A still from John Greyson's filme

Wark’s address, “Cinema of the Anthropocene, will examine the anxiety engendered by environmental crisis as expressed in three recent feature films: the Tom Cruise/Emily Blunt star vehicle Edge of Tomorrow, Alfonso Cuaron’s Gravity, and Jim Jarmusch’s Only Lovers Left Alive.

The conference will also include an off-campus film screening. Screening Crisis, featuring short productions by Professor John Greyson and students and alumni of York’s Graduate Program in Film, takes place at the Free Times Cafe, 320 College St. on Saturday Nov. 22 at 7:30pm.

The program includes Greyson’s Gazonto, an Al Jazeera video of the week that re-imagines Israel’s bombardment of the Gaza Strip as if it were an attack on Toronto; Terra Long’s (MFA ’14) speculative faux-nature film Notes From the Anthropocene, about mythic dinosaurs that resist domestication and seek to transcend fantasies of human dominion; and Elinor Svoboda’s dystopic fiction Merus Breach, in which radical sound technology is used to clean the earth’s air and water — but at a great cost.

The Imagining Crisis conference and Screening Crisis are both free and open to the public. For the full schedule, abstracts, presenter’s bios and venue information, visit the conference website.

Imagining Crisis is presented by the Graduate Program in Cinema and Media Studies, Norman Jewison Series, Department of Film and Sensorium: Centre for Digital Arts & Technology in the Faculty of Fine Arts, with additional support from the Graduate Program in Political Science, Graduate Program in Social and Political Thought, and Faculty of Graduate Studies, York University.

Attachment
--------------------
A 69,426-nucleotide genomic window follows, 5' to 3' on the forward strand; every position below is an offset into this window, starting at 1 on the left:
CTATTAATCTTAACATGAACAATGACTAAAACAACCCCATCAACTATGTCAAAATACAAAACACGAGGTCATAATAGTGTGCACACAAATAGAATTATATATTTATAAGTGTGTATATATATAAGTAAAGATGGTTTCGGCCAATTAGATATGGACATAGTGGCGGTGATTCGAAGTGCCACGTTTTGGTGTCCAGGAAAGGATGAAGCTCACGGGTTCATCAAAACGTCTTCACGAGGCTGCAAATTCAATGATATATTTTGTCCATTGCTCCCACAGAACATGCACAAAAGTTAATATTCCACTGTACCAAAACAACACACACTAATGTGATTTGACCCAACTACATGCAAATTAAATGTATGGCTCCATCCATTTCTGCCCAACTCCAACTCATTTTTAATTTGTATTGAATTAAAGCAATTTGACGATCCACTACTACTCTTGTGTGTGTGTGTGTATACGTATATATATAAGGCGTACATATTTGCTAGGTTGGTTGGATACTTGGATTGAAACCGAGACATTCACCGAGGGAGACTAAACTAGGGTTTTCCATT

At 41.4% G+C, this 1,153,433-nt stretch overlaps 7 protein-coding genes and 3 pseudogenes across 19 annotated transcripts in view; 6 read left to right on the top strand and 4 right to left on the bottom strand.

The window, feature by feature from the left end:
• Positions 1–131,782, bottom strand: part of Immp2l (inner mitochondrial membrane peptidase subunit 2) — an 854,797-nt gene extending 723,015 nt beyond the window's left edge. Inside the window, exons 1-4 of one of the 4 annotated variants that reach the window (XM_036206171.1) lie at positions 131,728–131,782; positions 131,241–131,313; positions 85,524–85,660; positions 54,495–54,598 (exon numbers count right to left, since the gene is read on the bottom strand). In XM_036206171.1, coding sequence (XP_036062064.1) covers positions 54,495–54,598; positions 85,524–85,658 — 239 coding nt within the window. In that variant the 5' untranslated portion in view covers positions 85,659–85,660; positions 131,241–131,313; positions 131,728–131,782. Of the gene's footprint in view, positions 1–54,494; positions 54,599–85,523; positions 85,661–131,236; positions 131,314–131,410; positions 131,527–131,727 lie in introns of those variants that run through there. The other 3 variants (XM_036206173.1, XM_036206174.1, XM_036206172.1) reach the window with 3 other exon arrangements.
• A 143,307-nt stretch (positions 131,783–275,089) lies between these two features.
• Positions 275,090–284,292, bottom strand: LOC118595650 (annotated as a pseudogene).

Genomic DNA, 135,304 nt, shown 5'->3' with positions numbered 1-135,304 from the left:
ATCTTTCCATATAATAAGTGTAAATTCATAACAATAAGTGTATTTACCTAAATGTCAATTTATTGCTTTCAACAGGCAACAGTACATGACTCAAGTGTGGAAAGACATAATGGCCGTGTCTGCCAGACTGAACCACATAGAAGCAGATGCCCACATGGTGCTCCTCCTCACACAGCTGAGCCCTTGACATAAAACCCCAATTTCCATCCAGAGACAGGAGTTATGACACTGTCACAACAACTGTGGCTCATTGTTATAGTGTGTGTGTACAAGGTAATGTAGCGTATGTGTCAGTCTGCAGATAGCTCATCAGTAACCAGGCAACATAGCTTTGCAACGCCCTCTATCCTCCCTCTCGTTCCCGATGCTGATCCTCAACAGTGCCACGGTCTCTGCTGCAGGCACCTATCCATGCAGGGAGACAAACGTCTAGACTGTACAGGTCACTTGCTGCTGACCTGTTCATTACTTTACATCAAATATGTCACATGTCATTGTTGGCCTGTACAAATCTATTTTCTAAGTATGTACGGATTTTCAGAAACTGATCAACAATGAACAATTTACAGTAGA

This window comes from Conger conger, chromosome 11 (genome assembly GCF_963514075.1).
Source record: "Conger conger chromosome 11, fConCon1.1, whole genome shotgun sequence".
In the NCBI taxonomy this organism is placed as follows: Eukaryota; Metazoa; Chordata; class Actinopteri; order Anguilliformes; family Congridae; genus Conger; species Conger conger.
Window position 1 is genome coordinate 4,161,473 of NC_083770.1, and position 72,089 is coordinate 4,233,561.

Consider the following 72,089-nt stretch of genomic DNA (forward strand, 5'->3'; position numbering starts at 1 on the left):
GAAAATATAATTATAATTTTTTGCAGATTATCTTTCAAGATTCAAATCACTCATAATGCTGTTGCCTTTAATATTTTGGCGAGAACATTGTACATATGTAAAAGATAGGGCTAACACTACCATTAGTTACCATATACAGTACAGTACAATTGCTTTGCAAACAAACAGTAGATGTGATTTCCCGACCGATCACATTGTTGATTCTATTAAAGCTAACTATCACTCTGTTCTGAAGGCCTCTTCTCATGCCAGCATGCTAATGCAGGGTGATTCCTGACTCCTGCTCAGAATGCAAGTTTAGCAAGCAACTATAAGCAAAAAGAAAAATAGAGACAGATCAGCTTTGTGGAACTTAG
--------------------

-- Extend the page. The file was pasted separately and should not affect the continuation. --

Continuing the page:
Submitted by Daniel Cockburn, MFA candidate, Graduate Program in Film


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Keynote Presentation: McKenzie Wark

Saturday, Nov. 22

Venue: Nat Taylor Cinema @ York U

Time: 4-6pm

Cinema of the Anthropocene

Sometimes cinema has a way of expressing a structure of feeling obliquely. Perhaps some recent cinema has found ways of being honest about how audiences actually feel about the Anthropocene. By ‘Anthropocene’ I mean this period of time, perhaps of a deep time, in which the consequences of collective human labor’s impact on its natural conditions of existence are such as to undermine those very conditions. Perhaps certain films have had a way of expressing the anxiety and loss such the Anthropocene necessarily implies. It is as if we are all exiles now, with no homeland, even if of course some experience this exile in a far more catastrophic form than others. The three films I want to look at are the Tom Cruise / Emily Blunt star vehicle Edge of Tomorrow, Alfonso Cuaron’s Gravity, and Jim Jarmusch’s Only Lovers Left Alive.